Potential comes in every form imaginable. In sports, academics, public speaking, creativity, technology, writing, etc.

Bill Gates had a great potential in mathematics. Math is important because it shares with programming the same modes of thinking. From his potential in mathematics, he developed and nurtured into the world of computer programming and today, he is the wealthiest man on the planet. It all started off in his school's computer lab which had a microcomputer (which were rare in schools in his time). During lunch times Bill Gates learned to programme. He started with noughts and crosses but eventually they grew to include a Basic interpreter for the machine. No one taught him to programme, he learnt and developed his own potential by himself. Today, he owns the largest computer software company in the world and through the money he makes, he also helps other underprivileged people develop their potentials through his foundation- The Bill and Melinda Gates Foundation.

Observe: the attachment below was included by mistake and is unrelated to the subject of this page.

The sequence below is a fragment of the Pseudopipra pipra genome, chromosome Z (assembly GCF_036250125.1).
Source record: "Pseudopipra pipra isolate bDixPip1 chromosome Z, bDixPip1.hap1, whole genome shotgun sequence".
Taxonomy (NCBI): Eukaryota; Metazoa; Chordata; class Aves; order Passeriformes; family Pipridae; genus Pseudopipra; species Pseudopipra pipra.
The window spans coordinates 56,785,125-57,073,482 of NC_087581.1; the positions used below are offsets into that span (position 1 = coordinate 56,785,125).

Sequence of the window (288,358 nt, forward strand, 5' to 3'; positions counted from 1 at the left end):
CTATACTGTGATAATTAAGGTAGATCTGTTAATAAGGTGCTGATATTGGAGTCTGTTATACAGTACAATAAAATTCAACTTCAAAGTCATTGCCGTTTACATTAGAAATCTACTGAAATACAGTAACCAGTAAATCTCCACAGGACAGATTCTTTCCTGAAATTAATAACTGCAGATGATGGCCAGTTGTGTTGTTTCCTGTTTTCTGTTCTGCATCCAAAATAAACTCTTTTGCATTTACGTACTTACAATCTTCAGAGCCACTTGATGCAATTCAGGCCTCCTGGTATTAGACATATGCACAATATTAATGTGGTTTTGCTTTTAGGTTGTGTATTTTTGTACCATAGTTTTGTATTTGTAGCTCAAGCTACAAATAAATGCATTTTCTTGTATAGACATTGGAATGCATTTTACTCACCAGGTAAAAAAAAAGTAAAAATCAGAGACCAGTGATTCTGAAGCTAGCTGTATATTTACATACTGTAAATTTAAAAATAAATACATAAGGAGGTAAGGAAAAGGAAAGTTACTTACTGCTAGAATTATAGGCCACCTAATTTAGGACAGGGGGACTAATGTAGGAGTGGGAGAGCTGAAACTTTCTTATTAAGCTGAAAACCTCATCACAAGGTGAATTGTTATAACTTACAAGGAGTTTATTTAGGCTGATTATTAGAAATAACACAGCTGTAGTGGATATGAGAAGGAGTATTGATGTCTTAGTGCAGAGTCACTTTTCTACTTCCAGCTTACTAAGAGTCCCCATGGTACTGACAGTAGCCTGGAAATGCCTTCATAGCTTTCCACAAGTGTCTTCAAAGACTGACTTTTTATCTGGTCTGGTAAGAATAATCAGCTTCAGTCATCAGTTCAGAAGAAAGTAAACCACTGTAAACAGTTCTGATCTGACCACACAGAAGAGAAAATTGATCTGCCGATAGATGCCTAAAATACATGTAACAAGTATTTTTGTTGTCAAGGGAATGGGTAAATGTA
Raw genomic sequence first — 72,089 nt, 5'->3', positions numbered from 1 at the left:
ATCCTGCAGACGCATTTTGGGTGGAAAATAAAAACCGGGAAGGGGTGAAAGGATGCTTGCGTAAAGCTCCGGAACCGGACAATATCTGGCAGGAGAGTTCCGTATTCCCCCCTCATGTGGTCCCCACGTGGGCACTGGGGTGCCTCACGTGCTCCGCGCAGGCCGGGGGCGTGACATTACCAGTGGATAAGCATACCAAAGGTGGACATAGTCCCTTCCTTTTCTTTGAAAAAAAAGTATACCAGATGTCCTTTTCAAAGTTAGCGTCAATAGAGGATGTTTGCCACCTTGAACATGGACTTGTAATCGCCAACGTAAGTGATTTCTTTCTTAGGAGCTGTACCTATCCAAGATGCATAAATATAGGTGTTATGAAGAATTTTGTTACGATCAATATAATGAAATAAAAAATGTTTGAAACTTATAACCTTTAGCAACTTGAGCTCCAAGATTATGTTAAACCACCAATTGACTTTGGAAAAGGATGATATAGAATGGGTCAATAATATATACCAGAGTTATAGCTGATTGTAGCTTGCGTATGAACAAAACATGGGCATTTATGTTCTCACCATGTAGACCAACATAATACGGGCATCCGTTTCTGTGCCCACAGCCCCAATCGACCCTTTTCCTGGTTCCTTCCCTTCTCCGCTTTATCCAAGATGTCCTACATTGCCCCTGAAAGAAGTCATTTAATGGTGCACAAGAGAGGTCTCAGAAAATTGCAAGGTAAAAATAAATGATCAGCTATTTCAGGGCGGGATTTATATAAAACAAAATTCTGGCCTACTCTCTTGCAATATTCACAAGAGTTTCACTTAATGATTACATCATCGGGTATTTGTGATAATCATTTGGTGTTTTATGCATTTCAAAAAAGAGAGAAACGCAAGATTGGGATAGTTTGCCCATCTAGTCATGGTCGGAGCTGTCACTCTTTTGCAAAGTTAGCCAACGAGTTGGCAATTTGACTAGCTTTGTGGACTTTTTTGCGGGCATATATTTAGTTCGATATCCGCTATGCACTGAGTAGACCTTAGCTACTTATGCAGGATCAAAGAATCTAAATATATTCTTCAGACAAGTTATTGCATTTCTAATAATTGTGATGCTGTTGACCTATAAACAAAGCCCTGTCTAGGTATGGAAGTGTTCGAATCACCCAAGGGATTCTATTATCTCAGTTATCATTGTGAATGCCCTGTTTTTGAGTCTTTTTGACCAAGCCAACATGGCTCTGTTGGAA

Potential is also usually linked to passion. Most of the time, people love doing that in which their potential lies. Programming is Bill Gates' passion and he had a potential in maths and what this combination developed into in the future is particularly notable.

Malala Yousafzai, a seventeen year old Pakistani teenager just won the Nobel Peace Prize a few days ago. Doesn't this just prove the limitless potential every child has? She was being deprived the right to education by the Taliban rule in her hometown and being just a sixteen year old, she spoke out and challenged the Taliban. She could've been killed, but she had the passion for education and she stood up for what was right. Her story also proves that potential is not bounded by age either. This is an extraordinary antidote to those who treat children as lesser citizens of the world. Also, education helps nurture potential and is a basic human right. And as Hitler once said, "If freedom is short of weapons, we must compensate with willpower."